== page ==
I have to admit it: it seems just the teensiest bit as if summer is… okay, I’ll just say it… over. It’s not the back-to-school stuff in the stores (which has been up since July anyway) or the recent crisp nights, it’s that for me summer is all about the Museum’s Paddling Camps — and we’ve just said goodbye to our last campers for the year.
Our five weeks of camp saw over 50 paddlers learning new paddling skills and earning ORCKA certifications, with 23 new paddlers earning Level 1 badges, and our returning campers achieving 12 level 2s, five level 3s and seven Tripping 1A certifications. Plus five intrepid and very dedicated campers took us up on our new camp offering this year — the Level 4 ORCKA option, achieving their solo canoe certifications in just one week — no small achievement (can YOU paddle a canoe on your own in a straight line backwards?). But badge stats aside, that’s a whole lot of kids with water safety and paddling skills they can use to enjoy the Canadian wilderness, or just a local river, their whole lives through. Read the rest of this entry »
Something had to be done.
For a long while, we’ve been offering this kind of paddle-carving program:
And this kind of paddle-carving program:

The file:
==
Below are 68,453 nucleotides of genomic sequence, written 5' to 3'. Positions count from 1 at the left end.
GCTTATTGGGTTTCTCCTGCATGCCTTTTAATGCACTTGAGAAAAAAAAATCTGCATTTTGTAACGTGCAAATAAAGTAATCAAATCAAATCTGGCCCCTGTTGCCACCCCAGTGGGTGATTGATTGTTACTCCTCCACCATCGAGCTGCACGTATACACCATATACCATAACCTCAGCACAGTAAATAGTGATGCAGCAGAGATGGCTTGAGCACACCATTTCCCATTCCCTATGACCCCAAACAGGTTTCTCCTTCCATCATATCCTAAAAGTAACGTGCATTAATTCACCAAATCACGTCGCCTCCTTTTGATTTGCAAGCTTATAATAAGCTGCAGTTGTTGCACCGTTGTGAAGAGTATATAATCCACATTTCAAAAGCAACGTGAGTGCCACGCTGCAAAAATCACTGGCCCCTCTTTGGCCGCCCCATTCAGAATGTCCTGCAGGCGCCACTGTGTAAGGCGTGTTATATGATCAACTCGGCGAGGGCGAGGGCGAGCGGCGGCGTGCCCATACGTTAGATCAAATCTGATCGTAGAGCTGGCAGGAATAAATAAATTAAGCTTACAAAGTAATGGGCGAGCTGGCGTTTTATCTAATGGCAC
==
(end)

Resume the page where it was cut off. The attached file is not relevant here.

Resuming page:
The first picture is from an awesome, satisfying and skill-developing program for kids aged 10 and up, in which the students take a 24-inch softwood (poplar) prepped blank to a completed mini-paddle in 3 hours. We’ve shared this hands-on education program with thousands of grade 4+ students, Scouts, Guides and our summer paddling camp participants; we also offer a paddle-carving birthday party option.
The second photo is from one of our acclaimed weekend-long artisan-led paddle-carving workshops for adults. No softwoods in this program; this is the real deal. Taking that hardwood cherry blank – which is only minimally prepped – to a finished paddle takes two full days of focused woodworking with specialized tools, facilitated with a 1:5 instructor to participant ratio. And what a gorgeous paddle you end up with – a paddle that will be treasured and used for a lifetime. Read the rest of this entry »
You are a bit of DIY’er and you like the idea of small boats, boat building, canoe building and maybe kayak building but you aren’t sure where to begin? You like looking at different kinds of boats and seeing how they are made, how they fit together and what tools are needed to make it all work. You are keen to learn directly from the actual woodworkers, builders and artisans? Maybe you aren’t ready to build something yourself yet but you want to know more about the different companies, meet them, talk to them and find out more about the options available to you. You might already have a boat you are proud of and are looking to connect with other people who have a boat like yours or maybe you are keen to make a paddle for your canoe or kayak? The place for you on Saturday June 22nd is the Small Craft Rendezvous at The Canadian Canoe Museum! Read the rest of this entry »